Diminished is a term that you might hear in music theory, but what does it actually mean? In this article, we’ll explore the meaning of diminished and how it applies to different aspects of music.
What is Diminished?
In music theory, the term “diminished” usually refers to two different concepts: diminished intervals and diminished chords.
A diminished interval is a type of interval that is one half-step smaller than a minor interval. For example, a diminished fifth would be one half-step smaller than a minor fifth.
Here are some examples of diminished intervals:
- Diminished second: C to Db♭
- Diminished third: E to G♭
- Diminished fourth: F# to B
- Diminished fifth: G to Db
- Diminished sixth: Bb to G♭
- Diminished seventh: C# to Bb
It’s worth noting that diminished intervals aren’t commonly used in Western music, but they do appear in some specific contexts like certain types of jazz and classical music.
A diminished chord, on the other hand, is a type of chord that consists of a root note, a minor third (three half-steps above the root), and a diminished fifth (six half-steps above the root).
The formula for constructing a diminished chord:
Root note + Minor Third + Diminished Fifth
Here are some examples of common diminished chords:
- Cdim (C dimished): C – E♭ – G♭♭
- D#dim (D# diminished): D# – F# – A
- Fdim (F diminished): F – Ab – B
- G#dim (G# diminished): G# – B – D
Diminished chords can be used to create tension and dissonance in music, and they’re often used as a passing chord between two other chords.
How to Identify Diminished Intervals and Chords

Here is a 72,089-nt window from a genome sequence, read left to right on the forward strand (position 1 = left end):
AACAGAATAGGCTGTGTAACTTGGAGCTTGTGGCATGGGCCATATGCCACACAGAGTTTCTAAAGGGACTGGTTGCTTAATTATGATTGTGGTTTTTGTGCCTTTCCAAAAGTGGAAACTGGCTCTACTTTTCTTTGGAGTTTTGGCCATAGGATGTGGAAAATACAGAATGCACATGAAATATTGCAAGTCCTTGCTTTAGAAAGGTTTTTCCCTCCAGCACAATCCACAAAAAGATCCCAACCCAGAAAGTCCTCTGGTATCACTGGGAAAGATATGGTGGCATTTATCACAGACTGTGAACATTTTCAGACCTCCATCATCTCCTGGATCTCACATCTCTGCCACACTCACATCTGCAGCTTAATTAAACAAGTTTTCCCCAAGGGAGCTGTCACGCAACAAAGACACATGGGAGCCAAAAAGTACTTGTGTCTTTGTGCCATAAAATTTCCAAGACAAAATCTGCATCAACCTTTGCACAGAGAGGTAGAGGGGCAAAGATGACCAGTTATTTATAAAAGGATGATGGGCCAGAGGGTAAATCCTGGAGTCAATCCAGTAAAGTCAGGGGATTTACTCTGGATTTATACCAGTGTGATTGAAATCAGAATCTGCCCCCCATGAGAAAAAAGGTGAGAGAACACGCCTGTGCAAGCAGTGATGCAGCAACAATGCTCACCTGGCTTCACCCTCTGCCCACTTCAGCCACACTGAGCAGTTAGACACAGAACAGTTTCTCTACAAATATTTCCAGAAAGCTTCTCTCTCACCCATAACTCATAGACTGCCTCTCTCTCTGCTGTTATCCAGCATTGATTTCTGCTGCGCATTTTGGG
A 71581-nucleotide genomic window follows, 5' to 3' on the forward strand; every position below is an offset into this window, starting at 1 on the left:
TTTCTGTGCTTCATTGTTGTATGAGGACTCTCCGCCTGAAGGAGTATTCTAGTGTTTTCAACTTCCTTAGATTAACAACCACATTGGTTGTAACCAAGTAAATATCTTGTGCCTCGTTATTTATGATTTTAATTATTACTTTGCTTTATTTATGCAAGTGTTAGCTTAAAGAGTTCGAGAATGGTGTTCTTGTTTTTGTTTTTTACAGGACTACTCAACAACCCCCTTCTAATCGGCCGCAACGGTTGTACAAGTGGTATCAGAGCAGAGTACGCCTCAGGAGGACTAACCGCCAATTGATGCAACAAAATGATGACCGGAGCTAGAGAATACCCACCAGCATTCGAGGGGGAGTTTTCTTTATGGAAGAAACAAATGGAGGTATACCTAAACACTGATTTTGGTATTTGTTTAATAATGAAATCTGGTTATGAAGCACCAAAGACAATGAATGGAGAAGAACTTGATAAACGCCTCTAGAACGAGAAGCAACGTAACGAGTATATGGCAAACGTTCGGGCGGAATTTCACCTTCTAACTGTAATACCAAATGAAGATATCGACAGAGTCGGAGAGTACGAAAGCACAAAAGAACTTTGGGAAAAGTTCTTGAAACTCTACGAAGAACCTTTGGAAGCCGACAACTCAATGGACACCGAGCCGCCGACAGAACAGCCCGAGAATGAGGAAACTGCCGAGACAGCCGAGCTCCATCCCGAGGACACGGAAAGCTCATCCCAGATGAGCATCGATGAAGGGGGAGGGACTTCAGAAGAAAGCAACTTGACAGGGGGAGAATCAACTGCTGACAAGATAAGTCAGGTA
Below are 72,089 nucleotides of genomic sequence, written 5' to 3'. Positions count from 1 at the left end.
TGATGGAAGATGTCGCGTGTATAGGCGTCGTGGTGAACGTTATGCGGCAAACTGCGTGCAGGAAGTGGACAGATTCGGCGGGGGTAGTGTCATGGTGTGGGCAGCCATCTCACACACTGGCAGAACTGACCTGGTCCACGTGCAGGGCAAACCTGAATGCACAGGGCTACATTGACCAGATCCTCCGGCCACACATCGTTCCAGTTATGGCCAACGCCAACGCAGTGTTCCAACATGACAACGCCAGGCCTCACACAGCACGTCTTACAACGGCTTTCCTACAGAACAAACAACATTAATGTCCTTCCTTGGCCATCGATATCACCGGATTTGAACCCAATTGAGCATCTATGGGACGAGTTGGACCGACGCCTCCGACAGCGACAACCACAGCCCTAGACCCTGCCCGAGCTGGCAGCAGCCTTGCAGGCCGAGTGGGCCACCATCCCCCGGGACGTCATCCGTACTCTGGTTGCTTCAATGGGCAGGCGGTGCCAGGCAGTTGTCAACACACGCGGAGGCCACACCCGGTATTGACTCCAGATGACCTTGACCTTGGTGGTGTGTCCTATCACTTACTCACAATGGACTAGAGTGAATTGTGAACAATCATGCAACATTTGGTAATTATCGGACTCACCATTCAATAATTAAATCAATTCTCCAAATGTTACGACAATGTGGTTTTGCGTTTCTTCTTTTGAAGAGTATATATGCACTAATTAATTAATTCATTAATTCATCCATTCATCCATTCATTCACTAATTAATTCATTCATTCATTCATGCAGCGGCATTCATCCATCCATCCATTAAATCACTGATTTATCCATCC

Identifying diminished intervals and chords can be tricky, but there are a few things to look out for.
Diminished intervals: A diminished interval will always be one half-step smaller than a minor interval. For example, a diminished fifth is one half-step smaller than a minor fifth.
Diminished chords: A diminished chord will always consist of a root note, a minor third, and a diminished fifth. You can also identify a diminished chord by its symbol (dim or ♭♭), which will appear after the root note.
In music theory, “diminished” refers to both diminished intervals and chords. Diminished intervals are one half-step smaller than minor intervals, while diminished chords consist of a root note, minor third, and dimished fifth.
While not commonly used in Western music, these concepts play an important role in certain contexts like jazz and classical music. By understanding what “diminished” means in music theory, you’ll have a better understanding of how different musical elements work together to create the sounds we hear.